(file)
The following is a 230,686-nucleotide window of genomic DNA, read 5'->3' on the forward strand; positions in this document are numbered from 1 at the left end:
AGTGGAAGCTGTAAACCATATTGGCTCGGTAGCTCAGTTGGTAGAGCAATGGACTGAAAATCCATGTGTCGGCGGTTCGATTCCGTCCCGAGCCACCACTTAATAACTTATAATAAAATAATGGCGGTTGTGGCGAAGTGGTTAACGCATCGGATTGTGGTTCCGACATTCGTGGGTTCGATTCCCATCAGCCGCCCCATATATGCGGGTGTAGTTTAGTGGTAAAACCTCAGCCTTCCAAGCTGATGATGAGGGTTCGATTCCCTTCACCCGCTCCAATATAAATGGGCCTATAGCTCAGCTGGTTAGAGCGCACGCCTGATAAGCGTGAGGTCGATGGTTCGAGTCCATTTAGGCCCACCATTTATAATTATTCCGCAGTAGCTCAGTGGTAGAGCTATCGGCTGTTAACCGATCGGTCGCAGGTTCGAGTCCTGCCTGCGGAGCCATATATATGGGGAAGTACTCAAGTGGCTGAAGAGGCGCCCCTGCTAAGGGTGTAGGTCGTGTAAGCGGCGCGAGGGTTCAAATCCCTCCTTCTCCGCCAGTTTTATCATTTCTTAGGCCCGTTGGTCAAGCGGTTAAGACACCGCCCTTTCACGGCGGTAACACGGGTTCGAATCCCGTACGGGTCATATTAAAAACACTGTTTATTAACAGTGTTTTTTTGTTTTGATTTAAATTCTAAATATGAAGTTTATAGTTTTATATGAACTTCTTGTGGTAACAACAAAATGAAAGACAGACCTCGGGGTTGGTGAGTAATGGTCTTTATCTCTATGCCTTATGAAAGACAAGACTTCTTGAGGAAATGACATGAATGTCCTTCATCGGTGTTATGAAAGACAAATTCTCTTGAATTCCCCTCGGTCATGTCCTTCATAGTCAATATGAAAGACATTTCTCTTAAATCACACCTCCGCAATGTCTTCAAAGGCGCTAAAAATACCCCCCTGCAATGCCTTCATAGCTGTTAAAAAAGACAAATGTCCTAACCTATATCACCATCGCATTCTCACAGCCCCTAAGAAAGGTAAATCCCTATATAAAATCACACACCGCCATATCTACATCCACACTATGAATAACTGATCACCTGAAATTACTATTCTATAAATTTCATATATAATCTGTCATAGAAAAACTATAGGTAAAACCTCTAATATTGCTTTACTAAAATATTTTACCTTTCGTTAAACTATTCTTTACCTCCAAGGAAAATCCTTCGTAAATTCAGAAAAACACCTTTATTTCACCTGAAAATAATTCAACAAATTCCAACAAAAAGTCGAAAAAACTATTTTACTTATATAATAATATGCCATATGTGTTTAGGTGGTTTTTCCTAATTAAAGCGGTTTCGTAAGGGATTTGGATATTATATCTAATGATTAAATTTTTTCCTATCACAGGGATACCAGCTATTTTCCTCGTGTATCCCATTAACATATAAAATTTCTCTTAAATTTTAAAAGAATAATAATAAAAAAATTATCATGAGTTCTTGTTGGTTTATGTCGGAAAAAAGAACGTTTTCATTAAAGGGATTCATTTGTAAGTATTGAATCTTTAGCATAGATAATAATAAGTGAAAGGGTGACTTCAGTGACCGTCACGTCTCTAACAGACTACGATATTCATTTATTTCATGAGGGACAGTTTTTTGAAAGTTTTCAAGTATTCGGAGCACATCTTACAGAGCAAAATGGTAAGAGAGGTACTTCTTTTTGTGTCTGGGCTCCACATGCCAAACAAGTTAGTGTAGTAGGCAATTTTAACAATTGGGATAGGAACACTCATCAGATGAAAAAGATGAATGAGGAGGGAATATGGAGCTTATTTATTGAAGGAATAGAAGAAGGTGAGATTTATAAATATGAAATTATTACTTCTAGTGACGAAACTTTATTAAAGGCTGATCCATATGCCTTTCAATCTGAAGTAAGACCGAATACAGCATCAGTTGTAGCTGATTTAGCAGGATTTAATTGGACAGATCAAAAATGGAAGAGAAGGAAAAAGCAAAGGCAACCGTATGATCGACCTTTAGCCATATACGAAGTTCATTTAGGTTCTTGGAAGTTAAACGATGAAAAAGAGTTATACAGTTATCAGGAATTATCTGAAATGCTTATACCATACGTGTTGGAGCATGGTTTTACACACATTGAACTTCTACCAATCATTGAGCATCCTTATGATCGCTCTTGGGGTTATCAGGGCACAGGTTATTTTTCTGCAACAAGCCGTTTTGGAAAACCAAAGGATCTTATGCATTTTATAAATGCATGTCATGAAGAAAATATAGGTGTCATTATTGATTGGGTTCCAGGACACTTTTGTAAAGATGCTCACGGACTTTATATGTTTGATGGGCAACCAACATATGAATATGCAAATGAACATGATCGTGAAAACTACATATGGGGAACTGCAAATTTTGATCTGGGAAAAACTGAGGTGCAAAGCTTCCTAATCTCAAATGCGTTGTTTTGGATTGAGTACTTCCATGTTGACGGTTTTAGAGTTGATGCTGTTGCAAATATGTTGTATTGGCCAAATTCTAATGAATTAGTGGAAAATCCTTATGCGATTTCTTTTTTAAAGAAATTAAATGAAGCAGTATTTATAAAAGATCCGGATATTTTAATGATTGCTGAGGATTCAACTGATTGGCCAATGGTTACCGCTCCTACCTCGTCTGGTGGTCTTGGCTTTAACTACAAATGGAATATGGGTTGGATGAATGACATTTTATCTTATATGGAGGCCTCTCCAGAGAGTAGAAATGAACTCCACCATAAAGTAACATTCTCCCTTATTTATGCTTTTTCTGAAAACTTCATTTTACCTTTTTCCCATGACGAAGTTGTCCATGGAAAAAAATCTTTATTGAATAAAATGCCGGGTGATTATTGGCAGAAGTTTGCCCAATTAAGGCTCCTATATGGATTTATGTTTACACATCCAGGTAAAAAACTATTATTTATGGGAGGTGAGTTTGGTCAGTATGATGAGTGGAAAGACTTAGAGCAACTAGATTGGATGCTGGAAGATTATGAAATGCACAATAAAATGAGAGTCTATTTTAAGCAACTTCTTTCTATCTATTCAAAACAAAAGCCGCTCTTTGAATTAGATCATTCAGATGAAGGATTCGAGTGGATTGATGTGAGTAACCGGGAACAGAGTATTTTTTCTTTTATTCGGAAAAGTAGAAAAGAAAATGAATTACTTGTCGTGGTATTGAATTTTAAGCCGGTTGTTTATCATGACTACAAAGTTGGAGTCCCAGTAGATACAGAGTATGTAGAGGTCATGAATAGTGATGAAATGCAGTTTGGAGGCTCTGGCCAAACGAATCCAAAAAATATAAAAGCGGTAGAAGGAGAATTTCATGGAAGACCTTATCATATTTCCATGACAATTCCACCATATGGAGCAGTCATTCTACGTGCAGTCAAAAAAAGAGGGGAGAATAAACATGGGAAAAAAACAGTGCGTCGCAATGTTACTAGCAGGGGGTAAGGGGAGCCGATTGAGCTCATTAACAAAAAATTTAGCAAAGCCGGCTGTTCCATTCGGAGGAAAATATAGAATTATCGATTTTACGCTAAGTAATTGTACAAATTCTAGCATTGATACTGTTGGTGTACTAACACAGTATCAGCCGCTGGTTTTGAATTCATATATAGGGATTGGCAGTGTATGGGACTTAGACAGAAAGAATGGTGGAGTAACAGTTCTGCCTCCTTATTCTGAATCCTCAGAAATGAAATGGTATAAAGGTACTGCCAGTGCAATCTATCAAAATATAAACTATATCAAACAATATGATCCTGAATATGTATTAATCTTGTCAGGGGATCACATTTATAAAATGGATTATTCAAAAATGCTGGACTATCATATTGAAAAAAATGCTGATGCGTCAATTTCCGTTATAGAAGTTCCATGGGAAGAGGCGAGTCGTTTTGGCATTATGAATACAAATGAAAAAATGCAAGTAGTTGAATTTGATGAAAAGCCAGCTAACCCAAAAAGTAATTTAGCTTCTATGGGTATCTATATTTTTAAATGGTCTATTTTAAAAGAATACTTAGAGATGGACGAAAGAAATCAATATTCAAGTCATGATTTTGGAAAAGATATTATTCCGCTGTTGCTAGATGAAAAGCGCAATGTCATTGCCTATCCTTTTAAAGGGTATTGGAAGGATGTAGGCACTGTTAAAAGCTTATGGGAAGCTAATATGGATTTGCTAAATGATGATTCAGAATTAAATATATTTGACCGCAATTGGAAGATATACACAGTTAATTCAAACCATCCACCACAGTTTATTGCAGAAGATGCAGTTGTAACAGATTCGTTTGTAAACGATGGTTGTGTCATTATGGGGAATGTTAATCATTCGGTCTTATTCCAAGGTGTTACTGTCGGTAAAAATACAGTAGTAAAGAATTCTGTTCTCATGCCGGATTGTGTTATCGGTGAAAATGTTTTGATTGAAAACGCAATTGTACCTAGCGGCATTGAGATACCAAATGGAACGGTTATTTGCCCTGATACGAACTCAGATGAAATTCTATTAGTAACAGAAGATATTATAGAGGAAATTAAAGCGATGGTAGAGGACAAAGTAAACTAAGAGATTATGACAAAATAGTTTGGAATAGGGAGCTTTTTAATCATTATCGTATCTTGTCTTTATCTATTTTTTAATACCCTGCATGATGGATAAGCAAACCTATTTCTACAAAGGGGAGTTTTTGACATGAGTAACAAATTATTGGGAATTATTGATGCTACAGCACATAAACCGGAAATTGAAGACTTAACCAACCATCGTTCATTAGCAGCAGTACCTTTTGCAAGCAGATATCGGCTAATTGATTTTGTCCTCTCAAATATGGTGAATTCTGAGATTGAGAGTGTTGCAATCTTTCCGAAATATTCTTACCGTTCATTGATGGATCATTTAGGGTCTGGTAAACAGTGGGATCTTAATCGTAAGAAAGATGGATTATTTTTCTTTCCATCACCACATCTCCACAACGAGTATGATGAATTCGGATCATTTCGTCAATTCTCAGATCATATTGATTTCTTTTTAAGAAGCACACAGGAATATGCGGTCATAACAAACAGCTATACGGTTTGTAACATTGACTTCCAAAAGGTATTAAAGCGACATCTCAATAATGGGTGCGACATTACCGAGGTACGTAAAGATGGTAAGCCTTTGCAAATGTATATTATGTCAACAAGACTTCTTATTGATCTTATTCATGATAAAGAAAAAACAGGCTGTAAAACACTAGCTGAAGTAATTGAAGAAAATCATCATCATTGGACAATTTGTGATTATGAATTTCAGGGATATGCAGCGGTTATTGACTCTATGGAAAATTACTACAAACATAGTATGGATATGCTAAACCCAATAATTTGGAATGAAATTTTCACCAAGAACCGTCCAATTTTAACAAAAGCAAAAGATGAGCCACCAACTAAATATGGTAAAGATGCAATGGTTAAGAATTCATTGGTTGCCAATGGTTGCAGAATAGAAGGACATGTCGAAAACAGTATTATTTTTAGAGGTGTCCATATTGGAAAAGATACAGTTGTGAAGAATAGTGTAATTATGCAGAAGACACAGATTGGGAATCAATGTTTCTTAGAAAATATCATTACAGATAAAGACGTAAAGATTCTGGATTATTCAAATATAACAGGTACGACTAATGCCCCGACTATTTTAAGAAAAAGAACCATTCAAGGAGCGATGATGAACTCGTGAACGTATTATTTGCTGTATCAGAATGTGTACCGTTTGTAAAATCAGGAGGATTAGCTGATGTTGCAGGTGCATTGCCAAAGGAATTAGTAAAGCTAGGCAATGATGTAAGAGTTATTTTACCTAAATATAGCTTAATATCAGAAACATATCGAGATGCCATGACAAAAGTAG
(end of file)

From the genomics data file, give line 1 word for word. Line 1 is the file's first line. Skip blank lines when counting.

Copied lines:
The following is a 230,686-nucleotide window of genomic DNA, read 5'->3' on the forward strand; positions in this document are numbered from 1 at the left end: